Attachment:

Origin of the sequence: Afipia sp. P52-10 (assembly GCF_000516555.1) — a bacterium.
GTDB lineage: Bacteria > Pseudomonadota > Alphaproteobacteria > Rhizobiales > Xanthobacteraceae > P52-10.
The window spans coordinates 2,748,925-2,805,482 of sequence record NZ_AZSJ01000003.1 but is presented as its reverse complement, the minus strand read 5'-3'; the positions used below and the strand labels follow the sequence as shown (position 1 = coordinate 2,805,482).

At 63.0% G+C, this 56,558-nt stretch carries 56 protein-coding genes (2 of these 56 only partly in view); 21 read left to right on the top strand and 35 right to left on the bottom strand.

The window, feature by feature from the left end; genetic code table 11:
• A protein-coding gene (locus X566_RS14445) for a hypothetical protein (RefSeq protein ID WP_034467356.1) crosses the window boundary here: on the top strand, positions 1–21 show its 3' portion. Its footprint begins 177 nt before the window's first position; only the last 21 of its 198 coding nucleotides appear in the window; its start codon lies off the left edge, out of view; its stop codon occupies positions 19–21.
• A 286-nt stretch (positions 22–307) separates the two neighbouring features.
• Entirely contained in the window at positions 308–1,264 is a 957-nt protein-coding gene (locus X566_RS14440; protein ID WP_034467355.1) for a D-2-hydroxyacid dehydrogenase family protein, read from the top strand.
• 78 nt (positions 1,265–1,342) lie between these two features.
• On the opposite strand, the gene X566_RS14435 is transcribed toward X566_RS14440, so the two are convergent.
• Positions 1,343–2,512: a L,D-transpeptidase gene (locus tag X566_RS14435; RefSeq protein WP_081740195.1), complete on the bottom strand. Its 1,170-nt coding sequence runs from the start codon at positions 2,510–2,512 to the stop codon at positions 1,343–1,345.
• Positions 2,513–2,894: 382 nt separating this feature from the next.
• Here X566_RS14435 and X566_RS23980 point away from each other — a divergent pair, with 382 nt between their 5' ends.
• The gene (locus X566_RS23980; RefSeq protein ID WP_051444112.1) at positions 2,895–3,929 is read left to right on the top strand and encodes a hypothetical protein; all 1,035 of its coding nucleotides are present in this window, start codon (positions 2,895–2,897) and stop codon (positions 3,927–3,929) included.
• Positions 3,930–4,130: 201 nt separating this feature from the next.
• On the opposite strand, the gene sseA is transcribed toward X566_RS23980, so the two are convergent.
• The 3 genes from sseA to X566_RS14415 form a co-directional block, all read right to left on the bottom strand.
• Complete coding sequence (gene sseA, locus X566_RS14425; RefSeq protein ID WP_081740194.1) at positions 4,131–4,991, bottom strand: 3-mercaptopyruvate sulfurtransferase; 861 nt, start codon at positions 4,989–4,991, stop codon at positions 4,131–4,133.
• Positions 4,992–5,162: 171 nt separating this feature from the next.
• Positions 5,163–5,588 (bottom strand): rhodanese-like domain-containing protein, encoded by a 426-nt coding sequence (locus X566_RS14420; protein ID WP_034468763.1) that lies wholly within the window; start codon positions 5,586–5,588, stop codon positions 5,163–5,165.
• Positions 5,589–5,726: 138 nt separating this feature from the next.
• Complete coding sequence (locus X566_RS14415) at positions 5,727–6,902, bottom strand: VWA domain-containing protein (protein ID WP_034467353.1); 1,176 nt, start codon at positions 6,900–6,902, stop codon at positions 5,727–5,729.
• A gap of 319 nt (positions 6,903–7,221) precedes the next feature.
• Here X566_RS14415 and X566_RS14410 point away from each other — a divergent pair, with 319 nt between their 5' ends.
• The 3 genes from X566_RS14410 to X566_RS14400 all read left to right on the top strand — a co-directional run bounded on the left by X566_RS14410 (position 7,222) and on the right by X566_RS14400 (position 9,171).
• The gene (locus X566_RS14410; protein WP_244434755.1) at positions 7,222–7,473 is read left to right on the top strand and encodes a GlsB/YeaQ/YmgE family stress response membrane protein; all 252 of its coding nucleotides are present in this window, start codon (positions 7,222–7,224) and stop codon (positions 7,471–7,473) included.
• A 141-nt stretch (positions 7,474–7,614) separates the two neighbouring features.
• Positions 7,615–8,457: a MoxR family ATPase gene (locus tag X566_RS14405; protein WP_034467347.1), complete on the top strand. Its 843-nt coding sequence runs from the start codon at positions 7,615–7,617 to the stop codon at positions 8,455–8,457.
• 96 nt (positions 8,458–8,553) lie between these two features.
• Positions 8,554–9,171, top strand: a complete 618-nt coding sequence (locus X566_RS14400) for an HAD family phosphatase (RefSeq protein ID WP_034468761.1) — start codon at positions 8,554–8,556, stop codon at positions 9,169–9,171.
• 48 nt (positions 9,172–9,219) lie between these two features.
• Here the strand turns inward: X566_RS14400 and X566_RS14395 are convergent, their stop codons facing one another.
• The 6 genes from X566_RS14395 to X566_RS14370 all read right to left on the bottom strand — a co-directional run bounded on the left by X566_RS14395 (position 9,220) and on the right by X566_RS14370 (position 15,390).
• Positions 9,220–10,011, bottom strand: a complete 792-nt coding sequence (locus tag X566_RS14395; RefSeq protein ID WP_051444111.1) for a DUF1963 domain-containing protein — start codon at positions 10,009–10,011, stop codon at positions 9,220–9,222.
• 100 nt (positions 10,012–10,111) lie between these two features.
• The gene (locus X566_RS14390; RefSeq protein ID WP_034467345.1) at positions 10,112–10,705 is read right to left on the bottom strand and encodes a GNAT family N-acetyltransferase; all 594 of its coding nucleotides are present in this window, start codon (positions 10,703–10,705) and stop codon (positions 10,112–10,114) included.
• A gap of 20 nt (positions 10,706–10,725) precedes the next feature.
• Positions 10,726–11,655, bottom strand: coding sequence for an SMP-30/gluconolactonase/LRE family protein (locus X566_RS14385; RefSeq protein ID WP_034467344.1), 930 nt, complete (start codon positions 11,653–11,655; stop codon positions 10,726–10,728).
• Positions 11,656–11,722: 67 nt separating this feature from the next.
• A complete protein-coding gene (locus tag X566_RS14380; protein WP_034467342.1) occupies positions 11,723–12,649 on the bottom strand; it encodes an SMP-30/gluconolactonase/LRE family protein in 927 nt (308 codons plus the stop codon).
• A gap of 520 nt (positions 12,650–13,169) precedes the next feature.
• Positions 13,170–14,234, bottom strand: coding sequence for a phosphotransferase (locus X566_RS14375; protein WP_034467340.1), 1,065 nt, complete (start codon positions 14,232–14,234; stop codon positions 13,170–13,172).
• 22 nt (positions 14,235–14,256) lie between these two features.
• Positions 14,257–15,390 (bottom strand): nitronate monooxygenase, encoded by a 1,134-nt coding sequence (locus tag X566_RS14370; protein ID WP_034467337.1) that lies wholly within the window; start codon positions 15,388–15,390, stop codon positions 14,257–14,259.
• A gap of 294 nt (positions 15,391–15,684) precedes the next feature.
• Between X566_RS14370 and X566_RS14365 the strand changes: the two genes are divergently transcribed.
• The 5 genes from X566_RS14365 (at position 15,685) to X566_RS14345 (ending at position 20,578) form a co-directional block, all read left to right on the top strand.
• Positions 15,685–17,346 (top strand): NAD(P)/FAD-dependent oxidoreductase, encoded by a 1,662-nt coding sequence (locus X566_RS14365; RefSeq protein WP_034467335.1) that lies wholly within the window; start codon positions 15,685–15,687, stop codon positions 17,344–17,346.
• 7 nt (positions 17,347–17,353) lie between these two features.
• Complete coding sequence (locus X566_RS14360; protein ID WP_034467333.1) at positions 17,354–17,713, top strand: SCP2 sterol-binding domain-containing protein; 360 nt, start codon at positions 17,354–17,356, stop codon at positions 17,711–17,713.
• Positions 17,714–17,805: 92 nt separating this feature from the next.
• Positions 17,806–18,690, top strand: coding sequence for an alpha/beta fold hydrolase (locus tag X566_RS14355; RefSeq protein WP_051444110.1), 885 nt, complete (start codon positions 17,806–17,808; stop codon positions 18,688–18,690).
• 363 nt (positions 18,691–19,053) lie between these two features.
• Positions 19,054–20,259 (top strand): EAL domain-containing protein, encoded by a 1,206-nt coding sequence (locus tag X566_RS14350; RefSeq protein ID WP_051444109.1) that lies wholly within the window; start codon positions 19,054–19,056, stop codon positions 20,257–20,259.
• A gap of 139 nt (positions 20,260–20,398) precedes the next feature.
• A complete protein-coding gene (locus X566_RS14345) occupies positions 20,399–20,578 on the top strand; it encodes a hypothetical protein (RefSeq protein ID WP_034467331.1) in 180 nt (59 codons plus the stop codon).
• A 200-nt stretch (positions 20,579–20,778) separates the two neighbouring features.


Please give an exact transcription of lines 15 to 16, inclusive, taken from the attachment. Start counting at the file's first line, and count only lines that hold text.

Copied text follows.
• Positions 3,930–4,130: 201 nt separating this feature from the next.
• On the opposite strand, the gene sseA is transcribed toward X566_RS23980, so the two are convergent.